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Berman, E. (1998). The Film Viewer: From Dreamer to Dream Interpreter. Psychoanal. Inq., 18(2):193-206.

(1998). Psychoanalytic Inquiry, 18(2):193-206

The Film Viewer: From Dreamer to Dream Interpreter

Emanuel Berman, Ph.D.

One of the frequent limitations in the psychoanalytic study of literature and art is an emphasis on content at the expense of form (Berman, 1991, 1993). This tendency often goes hand in hand with a “pseudo-clinical” approach, which treats figures as if they were flesh and blood individuals undergoing analysis or accords similar treatment to the author or artist (“pathography”).

Naturally, treating figures or artists as our patients allows us to stay in our familiar territory and to avoid issues with which we may be less acquainted, such as the unique structure and traditions of fiction, poetry, theater, or film. However, if we wish to move away from colonialistic “applied analysis” and towards true interdisciplinary work (Simon, 1993), our attention as psychoanalysts to the specificity of each art form becomes crucial. This is certainly true of film, an art dependent on particular technologies, which radically changes with their advances and modifications (from silent film to “talkies”, from black and white to color, and so forth).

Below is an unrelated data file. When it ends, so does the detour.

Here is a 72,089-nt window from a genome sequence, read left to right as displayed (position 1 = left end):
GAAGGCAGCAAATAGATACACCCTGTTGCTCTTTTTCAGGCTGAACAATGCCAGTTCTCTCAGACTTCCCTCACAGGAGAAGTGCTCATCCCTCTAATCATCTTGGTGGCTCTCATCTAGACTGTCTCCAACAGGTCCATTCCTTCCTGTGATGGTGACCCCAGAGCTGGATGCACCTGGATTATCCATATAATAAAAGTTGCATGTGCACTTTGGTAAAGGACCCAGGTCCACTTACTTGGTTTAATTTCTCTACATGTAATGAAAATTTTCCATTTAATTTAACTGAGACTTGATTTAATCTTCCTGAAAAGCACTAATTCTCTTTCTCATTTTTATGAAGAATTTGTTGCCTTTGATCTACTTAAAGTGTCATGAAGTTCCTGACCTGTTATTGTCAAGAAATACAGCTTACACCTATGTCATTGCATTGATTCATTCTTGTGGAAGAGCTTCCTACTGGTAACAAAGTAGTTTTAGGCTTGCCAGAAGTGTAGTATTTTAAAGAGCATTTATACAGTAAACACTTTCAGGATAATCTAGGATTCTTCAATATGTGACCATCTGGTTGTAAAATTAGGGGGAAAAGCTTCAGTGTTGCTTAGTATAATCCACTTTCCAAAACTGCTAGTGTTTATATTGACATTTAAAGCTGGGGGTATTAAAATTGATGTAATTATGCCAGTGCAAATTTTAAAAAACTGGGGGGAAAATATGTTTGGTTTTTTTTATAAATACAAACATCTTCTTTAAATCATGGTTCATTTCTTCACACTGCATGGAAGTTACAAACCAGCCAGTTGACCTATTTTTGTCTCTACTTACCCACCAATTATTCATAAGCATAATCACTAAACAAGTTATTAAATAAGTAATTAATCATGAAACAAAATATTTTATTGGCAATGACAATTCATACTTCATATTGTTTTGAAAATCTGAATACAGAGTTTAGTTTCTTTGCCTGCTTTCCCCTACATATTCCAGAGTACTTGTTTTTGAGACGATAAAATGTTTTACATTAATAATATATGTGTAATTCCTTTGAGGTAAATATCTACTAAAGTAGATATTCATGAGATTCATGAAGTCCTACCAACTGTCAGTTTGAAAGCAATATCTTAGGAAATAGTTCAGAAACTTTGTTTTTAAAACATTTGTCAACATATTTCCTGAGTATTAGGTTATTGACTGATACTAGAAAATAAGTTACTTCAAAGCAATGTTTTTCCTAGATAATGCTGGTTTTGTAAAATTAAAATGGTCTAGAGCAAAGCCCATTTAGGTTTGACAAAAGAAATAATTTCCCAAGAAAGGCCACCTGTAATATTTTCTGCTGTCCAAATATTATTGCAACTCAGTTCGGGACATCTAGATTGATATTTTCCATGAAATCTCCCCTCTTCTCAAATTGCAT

This article, while far from any attempt to formulate a comprehensive psychoanalytic understanding of film as a unique art, will focus on one particular aspect of film viewing: the way the visual images of the film, in interaction with the spectator's personal history both as an individual and as a film viewer (past cinematic experiences), arouse the deep identifications that can make film viewing such a powerful affective experience.

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